Ryan Bader won the light heavyweight tournament by knocking out Vinny Magalhaes in the final. Ironically, Bader was coached by Nogueira throughout the show and went on to achieve the biggest win of his career by outpointing Nogueira's twin brother Rogerio.
Efrain Escudero won the lightweight tournament, but after going 2-2 in the UFC, he was cut.
Mir went on to upset Nogueira for the interim UFC heavyweight title at UFC 92, winning by second-round TKO.
Other notable names to come out of season eight were Tom Lawlor, George Roop, Kyle Kingsbury, and Krzysztof Soszynski.
6. Season 2 (Hughes vs. Franklin)
For a number of reasons, the second season of TUF just didn't match up to the standards set by its predecessor.
For one, the coaches, Matt Hughes and Rich Franklin, were not rivals, they were actually friends. There was no plan for the two to face each other, so the usual subplot of two top professional fighters that have to be near each other for weeks before they clash was not there.
Another twist that didn't bode well for this season was that coach Hughes tried to get all tricky and take out one of the other team's top prospects in the first fight of the tournament. So when Josh Burkman took out Melvin Guillard in the first fight, and in the process got himself injured, two of the favored fighters were already gone after just one episode.
And, this was before the show would keep fighters in the house even after they lost.
Nonetheless, the season was decent. Winners Joe Stevenson and Rashad Evans became major stars in the UFC, with Stevenson challenging for a title and Evans actually winning one.
Other notables to come out of this season included Keith Jardine, Marcus Davis, Jorge Gurgel and Seth Petruzelli.
5. Season 6 (Serra vs. Hughes)
Season six really turned into the Matt Serra makes fun of Matt Hughes show.
Serra had recently upset Georges St-Pierre to become the welterweight champion, and his first defense was to come against Matt Hughes. It was no secret that Serra was not a fan of Hughes, and Hughes let it be known that he was not impressed by Serra.
The cast consisted of all welterweights, with Mac Danzig winning in the final against Tommy Speer. George Sotiriopoulos was a clear favorite to win the show, but in his semifinal match against Speer, he was poked in the eye and subsequently knocked out.
Many complained that Danzig had a very easy road to winning the show, as after submitting Joe Scarola, he just had to beat the unheralded John Kolosci twice to get into the finals.
The season also brought the infamous Jon "War Machine" Koppenhaver to the public's attention, and his finale bout with Jared Rollins was an all-time great battle.
Ben Saunders also made a name for himself in the UFC following the show.
Unfortunately, Serra injured his back before he could defend the title against Hughes, and the title fight was scrapped. Hughes fought St-Pierre instead for an interim title and lost in the second round.
Serra then fought St-Pierre for the first defense of his title and also lost in the second round.
4. Season 3 (Ortiz vs. Shamrock)
Season three came at a time when Tito Ortiz was still a star in the UFC and many people were still being fooled that Ken Shamrock might have something left.
The two of them fighting again may have been a novelty fight, but this is reality television and the two of them as rival coaches worked. Shamrock came off so bad on the show that it made Ortiz seem like one of the better guys in the sport.
Season three introduced a handful of captivating future UFC stars such as Matt Hamill, Michael Bisping, Kendall Grove and Ed Herman.
The many subplots kept each episode entertaining, even when a few of the fights were duds. All in all, this was one of the better seasons of the show.
Following its conclusion, Ortiz stopped Shamrock two more times, both coming by TKO in the first round.
3. Season 4 (The Comeback)
I really don't understand why the UFC and SpikeTV don't employ the format of season four again on future seasons.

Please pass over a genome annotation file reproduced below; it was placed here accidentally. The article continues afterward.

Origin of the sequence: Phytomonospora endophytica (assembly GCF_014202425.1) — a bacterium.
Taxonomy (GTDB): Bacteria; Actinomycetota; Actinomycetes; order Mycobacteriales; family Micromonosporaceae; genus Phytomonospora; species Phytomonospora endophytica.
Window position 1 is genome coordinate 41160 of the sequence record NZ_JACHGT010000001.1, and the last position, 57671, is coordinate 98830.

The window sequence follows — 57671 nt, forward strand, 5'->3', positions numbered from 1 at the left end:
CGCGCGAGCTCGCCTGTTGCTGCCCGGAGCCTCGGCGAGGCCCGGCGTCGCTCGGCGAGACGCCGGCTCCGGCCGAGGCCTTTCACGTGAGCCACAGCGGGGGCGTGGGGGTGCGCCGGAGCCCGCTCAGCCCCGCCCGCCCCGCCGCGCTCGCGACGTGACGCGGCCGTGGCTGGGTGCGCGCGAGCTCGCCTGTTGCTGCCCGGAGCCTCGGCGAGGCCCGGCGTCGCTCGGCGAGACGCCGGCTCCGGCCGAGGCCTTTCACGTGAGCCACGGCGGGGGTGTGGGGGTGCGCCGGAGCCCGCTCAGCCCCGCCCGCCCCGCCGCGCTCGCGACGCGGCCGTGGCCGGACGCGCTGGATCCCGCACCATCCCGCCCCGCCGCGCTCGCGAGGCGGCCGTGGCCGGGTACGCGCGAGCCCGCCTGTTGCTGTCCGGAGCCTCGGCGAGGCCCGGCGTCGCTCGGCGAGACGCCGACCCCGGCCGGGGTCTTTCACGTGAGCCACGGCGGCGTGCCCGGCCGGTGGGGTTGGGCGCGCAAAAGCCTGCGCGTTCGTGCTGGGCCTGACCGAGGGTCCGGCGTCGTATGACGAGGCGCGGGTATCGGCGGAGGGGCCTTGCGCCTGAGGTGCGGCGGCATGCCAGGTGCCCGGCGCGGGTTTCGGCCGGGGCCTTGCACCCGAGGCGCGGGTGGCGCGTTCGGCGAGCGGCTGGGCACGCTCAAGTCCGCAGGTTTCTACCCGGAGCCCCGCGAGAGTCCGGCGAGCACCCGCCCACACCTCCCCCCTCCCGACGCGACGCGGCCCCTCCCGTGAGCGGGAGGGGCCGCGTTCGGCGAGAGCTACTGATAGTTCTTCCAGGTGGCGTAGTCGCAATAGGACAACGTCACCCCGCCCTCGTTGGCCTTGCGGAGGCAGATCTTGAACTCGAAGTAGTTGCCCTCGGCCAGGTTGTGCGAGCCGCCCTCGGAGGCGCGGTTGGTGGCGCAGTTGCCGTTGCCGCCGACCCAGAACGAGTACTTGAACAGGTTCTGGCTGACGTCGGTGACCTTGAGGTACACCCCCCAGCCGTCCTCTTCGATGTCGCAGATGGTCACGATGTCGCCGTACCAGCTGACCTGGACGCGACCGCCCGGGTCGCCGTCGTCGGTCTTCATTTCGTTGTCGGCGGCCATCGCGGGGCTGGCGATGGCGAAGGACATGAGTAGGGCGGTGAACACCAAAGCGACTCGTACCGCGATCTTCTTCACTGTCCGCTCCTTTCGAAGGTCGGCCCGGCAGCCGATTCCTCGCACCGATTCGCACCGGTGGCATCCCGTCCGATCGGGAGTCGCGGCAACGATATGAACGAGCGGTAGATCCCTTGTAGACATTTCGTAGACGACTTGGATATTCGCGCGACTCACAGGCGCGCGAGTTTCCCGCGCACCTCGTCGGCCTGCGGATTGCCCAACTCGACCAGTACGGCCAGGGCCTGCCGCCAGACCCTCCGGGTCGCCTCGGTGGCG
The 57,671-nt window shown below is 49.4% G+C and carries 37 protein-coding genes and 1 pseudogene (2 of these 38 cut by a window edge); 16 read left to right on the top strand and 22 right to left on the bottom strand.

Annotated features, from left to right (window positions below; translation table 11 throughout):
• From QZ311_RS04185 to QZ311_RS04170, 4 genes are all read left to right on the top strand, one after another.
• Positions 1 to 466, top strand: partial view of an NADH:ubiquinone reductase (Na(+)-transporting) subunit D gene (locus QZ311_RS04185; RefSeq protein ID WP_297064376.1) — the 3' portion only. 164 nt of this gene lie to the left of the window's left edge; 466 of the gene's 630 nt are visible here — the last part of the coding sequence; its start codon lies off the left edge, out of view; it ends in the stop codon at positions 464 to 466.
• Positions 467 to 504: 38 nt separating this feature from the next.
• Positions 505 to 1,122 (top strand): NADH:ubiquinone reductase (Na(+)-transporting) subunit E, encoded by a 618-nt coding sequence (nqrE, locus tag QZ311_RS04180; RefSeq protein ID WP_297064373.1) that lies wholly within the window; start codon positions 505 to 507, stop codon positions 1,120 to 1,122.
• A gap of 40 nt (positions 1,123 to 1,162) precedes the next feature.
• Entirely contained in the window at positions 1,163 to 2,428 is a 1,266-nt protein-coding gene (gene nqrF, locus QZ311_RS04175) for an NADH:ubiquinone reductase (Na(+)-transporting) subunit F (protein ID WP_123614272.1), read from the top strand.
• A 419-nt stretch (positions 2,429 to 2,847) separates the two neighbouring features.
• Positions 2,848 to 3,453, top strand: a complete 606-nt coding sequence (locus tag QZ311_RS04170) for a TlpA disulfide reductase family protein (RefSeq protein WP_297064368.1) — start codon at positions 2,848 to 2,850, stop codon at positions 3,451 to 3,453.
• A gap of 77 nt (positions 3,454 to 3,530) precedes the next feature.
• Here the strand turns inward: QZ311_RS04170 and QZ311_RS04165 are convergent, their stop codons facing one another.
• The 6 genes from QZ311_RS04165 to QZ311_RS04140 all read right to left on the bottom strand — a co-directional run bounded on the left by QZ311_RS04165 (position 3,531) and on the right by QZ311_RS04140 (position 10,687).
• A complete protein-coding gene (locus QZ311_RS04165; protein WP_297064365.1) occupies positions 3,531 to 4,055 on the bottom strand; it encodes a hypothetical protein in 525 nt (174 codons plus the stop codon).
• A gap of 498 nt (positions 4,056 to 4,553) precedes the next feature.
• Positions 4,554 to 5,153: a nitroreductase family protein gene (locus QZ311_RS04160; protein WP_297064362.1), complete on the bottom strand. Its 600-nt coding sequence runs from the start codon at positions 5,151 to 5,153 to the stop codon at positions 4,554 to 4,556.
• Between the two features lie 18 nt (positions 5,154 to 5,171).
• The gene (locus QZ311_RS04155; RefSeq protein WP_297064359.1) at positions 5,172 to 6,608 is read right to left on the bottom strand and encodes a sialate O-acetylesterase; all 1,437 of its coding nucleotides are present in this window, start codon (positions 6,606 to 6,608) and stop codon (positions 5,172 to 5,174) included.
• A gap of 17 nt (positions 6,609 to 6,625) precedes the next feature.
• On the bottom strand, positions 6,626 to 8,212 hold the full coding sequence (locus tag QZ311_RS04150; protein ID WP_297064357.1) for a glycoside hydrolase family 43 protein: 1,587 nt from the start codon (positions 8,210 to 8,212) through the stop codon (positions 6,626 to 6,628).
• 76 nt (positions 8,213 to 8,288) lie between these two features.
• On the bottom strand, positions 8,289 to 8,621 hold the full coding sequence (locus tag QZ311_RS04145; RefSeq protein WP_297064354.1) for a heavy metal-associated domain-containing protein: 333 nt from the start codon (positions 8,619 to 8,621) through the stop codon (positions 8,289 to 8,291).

Instead of appointing two coaches to lead a group of young aspiring fighters through six weeks of training, the cast was made entirely of former UFC fighters that would be given a second chance.
There were tournaments both at middleweight and welterweight, with the winner of each getting an actual title shot in the UFC.
Coaches would come in from time to time, but these guys had been at this a long time and knew what they were doing.
Without this season, the biggest upset in MMA history would never have happened.
Matt Serra won the welterweight tournament and got a shot at new champion, Georges St-Pierre, at UFC 69. Serra was obviously a massive underdog, but went on to stop St-Pierre in the first round. Without the show, there is no way he would have got himself a title shot.
Travis Lutter won the middleweight tournament, but his title shot against Anderson Silva was reduced to a normal three-round bout when he failed to make weight. Silva submitted him in the second round.
This season also relaunched the careers of Chris Lytle, Scott Smith, Patrick Cote, Jorge Rivera and Din Thomas.
2. Season 5 (Penn Vs. Pulver)
There has never been a TUF tournament as stacked as season five, where former lightweight champ, Jens Pulver, and former welterweight champ, B.J. Penn, coached a field of 16 lightweights.
Highlights include Gabe Ruediger trying to make weight, Karo Parisyan getting on Nate Diaz's bad side, and Marlon Sims and Noah Thomas in one of the most technical backyard fights ever.
Penn had lost a close decision when he challenged for Pulver's title in 2002, and ever since had been trying to get a rematch. Pulver never gave him one, but the two had agreed to fight at the conclusion of the season.
Notable fighters to come out of this season included Gray Maynard, Matt Wiman, Nate Diaz, Cole Miller, Manny Gamburyan and Joe Lauzon.
Penn went on to submit Pulver at the finale, spurring his title run that led to winning the lightweight title and defending it three times.
1. Season 1 (Couture Vs. Liddell)
In the first season of TUF, light heavyweight champ, Randy Couture, and top contender, Chuck Liddell, coached a field of eight middleweights and eight light heavyweights.
No other season of the show has come close to launching as many careers as this first season.
Chris Leben quickly became known for getting a little crazy with a few drinks. And Josh Koscheck did not take his time making enemies in the house, as he has for the rest of his career.
This show was a way for many people to become familiar with the sport of MMA. The finale, which will always be remembered for the epic battle between Forrest Griffin and Stephan Bonnar, was the first live UFC event not shown on pay-per-view.
Notable fighters that got their start from the first season include Griffin, Bonnar, Mike Swick, Leben, Diego Sanchez, Koscheck, Kenny Florian and Nate Quarry.
Following the season, Liddell knocked out Couture for the light heavyweight championship.